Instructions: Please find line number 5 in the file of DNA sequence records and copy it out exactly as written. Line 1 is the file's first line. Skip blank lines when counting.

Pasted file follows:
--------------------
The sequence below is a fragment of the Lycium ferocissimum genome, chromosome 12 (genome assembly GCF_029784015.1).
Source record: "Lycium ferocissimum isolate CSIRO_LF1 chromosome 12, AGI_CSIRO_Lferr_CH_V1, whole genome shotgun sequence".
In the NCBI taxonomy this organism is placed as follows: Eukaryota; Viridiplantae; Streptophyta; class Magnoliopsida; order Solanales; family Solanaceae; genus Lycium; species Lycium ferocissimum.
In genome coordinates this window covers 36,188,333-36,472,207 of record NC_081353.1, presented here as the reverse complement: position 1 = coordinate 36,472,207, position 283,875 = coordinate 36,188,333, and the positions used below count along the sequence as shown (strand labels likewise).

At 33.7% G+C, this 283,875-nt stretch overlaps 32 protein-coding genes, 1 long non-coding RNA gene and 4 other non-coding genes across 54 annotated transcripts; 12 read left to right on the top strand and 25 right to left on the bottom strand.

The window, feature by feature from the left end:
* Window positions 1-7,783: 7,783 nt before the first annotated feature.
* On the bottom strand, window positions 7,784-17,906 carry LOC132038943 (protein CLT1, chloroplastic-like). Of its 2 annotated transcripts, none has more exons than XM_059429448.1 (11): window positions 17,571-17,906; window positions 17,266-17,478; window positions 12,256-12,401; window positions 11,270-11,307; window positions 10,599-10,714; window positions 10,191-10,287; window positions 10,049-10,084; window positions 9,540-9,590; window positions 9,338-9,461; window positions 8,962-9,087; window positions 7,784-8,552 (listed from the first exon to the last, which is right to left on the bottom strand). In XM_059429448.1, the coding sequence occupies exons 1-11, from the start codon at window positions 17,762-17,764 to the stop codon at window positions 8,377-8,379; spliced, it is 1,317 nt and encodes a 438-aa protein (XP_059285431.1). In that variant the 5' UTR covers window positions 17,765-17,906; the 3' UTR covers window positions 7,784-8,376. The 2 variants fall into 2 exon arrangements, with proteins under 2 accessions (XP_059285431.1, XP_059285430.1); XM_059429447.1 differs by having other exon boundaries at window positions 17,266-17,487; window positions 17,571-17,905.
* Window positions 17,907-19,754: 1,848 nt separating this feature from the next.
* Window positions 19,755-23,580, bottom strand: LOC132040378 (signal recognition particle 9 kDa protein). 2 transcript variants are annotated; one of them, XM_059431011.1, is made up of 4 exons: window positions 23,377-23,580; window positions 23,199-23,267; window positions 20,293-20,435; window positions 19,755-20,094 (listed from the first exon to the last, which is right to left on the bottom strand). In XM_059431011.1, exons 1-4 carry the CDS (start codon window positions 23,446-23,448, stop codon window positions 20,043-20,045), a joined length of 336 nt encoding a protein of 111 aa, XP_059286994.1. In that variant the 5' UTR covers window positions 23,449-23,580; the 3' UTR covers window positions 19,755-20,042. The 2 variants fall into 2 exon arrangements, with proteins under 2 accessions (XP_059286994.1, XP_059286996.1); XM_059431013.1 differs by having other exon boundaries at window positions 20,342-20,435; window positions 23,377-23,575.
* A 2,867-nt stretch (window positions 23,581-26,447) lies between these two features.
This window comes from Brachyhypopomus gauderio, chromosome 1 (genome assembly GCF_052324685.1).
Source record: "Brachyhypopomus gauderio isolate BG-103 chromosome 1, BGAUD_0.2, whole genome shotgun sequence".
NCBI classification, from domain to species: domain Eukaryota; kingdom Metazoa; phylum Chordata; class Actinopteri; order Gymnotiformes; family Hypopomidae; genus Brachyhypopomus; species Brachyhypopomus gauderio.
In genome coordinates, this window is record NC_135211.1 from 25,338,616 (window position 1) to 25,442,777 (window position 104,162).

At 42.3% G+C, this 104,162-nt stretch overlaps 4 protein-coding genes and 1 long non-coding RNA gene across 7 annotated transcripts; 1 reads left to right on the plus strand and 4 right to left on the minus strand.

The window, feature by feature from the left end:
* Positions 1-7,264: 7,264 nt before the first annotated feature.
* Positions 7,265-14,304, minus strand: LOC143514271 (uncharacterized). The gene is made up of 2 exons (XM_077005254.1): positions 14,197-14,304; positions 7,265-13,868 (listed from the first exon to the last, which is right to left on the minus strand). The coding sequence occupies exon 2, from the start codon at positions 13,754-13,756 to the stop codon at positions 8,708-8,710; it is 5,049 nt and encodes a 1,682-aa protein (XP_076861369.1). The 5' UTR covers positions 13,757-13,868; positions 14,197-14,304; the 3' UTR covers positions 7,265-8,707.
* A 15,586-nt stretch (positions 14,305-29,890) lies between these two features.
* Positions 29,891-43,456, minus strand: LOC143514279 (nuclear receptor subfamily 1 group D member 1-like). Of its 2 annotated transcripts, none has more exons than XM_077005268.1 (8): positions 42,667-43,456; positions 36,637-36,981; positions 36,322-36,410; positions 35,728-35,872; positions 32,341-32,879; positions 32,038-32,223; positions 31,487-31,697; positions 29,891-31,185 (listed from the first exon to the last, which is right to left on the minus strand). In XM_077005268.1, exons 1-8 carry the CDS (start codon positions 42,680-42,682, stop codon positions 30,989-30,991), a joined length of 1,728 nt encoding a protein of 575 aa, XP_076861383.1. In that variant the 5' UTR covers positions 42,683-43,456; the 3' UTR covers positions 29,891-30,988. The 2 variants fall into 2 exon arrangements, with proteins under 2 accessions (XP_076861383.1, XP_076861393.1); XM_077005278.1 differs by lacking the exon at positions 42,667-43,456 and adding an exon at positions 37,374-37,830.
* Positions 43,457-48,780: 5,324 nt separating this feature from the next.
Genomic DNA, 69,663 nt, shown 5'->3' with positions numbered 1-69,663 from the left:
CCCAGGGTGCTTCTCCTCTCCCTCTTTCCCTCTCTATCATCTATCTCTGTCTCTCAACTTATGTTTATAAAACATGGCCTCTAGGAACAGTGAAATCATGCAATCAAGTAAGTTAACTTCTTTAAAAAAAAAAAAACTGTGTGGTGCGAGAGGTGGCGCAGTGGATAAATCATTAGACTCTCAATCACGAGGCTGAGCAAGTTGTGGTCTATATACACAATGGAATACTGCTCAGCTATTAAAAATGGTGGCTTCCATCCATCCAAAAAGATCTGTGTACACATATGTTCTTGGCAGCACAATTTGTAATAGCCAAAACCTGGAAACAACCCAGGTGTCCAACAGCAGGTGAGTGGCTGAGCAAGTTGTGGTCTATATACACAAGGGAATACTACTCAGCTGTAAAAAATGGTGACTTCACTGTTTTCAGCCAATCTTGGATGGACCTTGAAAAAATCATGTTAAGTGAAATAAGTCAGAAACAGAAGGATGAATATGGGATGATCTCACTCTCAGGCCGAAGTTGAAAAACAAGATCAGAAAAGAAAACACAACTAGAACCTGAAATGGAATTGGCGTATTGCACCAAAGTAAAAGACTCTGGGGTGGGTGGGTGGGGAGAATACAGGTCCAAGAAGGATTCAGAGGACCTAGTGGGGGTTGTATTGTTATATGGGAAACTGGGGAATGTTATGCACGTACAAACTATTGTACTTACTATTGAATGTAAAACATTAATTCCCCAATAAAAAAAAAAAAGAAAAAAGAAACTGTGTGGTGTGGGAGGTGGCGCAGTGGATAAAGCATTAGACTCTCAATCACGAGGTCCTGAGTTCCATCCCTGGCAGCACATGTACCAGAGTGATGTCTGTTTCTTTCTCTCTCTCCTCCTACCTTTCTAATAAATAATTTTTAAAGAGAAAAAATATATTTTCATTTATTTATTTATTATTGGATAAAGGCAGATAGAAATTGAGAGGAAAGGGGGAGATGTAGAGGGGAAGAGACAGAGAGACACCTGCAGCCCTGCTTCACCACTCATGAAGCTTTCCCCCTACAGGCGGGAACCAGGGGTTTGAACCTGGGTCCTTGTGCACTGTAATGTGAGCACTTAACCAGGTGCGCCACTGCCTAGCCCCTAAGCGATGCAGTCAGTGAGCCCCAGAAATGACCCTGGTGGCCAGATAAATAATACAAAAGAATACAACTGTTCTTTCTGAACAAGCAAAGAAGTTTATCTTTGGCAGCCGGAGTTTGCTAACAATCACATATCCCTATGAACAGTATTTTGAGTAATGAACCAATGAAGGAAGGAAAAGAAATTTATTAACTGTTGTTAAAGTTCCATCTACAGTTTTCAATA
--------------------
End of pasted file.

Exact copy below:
At 33.7% G+C, this 283,875-nt stretch overlaps 32 protein-coding genes, 1 long non-coding RNA gene and 4 other non-coding genes across 54 annotated transcripts; 12 read left to right on the top strand and 25 right to left on the bottom strand.